Misogynistic abuse of people you disagree with on social media must be stopped, says Jeremy Corbyn

Labour leader says practice, which candidates complained plagued leadership campaign, needed to be 'cut out'

Click to follow
Indy Politics

Jeremy Corbyn has called on Labour supporters to end “misogynistic abuse” against people who disagree with them on social media.

The Labour leader said the practice, which candidates complained plagued the Labour leadership campaign, needed to be “cut out”.

I want a kinder politics, a more caring society: don’t let them reduce you to believing in anything less

Jeremy Corbyn

“I do not believe in personal abuse of any sort. Treat people with respect, treat people as you wish to be treated yourself, listen to their views, agree or disagree, but have that debate. There’s going to be no rudeness from me,” he told his party conference in his keynote speech.

“I want a kinder politics, a more caring society: don’t let them reduce you to believing in anything less. 

“I say to all activists, whether Labour or not: cut out the personal abuse, cut out the cyberbulling, and especially the misogynist abuse online, and let’s get on with bringing real values back into politics.”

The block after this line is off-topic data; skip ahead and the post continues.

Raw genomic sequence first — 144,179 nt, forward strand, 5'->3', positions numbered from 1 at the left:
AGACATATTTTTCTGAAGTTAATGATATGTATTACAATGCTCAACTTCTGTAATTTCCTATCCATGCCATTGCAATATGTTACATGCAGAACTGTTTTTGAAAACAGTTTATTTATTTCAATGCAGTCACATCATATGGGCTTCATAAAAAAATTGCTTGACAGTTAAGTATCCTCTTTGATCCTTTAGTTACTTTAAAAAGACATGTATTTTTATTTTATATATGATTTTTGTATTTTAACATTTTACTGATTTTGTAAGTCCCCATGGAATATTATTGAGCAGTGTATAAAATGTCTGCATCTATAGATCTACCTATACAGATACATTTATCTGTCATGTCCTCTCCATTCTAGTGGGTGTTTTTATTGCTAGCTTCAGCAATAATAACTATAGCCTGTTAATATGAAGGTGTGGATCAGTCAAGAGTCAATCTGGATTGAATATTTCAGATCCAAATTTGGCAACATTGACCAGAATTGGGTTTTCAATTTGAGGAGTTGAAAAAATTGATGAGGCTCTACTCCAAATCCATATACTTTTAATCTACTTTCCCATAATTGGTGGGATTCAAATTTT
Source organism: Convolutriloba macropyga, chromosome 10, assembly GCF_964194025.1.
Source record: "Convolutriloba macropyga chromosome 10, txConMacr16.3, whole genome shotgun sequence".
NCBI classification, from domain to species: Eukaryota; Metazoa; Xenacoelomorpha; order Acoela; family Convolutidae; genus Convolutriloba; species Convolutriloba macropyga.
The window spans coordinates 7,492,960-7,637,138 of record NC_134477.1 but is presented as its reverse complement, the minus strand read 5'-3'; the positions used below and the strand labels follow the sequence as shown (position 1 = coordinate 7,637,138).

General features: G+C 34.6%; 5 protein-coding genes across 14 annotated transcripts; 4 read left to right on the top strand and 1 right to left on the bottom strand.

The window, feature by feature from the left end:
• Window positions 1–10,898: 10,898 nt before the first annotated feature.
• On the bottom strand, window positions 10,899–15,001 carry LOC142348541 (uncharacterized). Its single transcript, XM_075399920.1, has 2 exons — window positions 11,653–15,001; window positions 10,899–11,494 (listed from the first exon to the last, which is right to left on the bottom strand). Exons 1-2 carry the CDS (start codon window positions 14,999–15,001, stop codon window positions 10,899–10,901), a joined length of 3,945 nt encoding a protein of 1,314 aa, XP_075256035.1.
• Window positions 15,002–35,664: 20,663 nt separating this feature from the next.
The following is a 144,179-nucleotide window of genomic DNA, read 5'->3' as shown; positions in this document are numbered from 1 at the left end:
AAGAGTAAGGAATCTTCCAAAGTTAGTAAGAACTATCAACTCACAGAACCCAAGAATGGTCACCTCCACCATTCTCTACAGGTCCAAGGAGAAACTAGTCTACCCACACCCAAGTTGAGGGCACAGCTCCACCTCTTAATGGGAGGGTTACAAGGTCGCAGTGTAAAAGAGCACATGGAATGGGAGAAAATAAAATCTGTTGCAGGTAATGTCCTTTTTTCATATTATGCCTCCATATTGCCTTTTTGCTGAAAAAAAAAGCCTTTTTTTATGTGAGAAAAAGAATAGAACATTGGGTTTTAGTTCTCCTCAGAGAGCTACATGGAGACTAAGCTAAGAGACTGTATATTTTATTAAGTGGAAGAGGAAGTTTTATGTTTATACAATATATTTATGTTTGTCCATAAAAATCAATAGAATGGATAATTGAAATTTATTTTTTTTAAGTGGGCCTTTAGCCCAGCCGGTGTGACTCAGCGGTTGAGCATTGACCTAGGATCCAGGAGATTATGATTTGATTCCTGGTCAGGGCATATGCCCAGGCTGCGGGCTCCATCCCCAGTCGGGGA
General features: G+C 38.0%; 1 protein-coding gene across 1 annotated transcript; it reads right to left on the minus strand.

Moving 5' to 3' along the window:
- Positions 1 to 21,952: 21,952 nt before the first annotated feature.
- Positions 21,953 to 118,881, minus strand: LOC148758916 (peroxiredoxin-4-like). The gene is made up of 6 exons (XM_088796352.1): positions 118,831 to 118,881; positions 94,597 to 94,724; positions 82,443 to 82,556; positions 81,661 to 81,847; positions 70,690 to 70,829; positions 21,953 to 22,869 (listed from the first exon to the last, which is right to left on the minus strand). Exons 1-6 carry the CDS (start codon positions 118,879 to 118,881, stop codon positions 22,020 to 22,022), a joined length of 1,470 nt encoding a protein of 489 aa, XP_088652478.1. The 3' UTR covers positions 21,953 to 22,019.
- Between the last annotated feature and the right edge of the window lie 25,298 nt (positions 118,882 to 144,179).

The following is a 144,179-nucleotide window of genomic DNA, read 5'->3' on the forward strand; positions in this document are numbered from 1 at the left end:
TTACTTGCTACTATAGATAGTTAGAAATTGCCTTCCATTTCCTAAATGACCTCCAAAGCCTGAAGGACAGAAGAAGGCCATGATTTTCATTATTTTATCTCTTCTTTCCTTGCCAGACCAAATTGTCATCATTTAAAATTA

Former leadership candidate Yvette Cooper warned at the weekend that “frightening” levels of misogynistic abuse was chasing women out of politics and would undermine Labour.

She called for Mr Corbyn to make a commitment to kick people out of the party if they engaged in the attacks.

Another leadership candidate Liz Kendall also faced significant personal attacks during the course of her campaign. 

"Some of the abusive vitriolic stuff on social media has been appalling," she said in August.

"We are members and supporters of a party that believes in treating people equally and with dignity and respect. That is what we say to the public.”

Members of other parties have also been criticised for making personal attacks on social media, with some commentators branding aggressive SNP supporters “cybernats” during the Scottish independence referendum.

Comments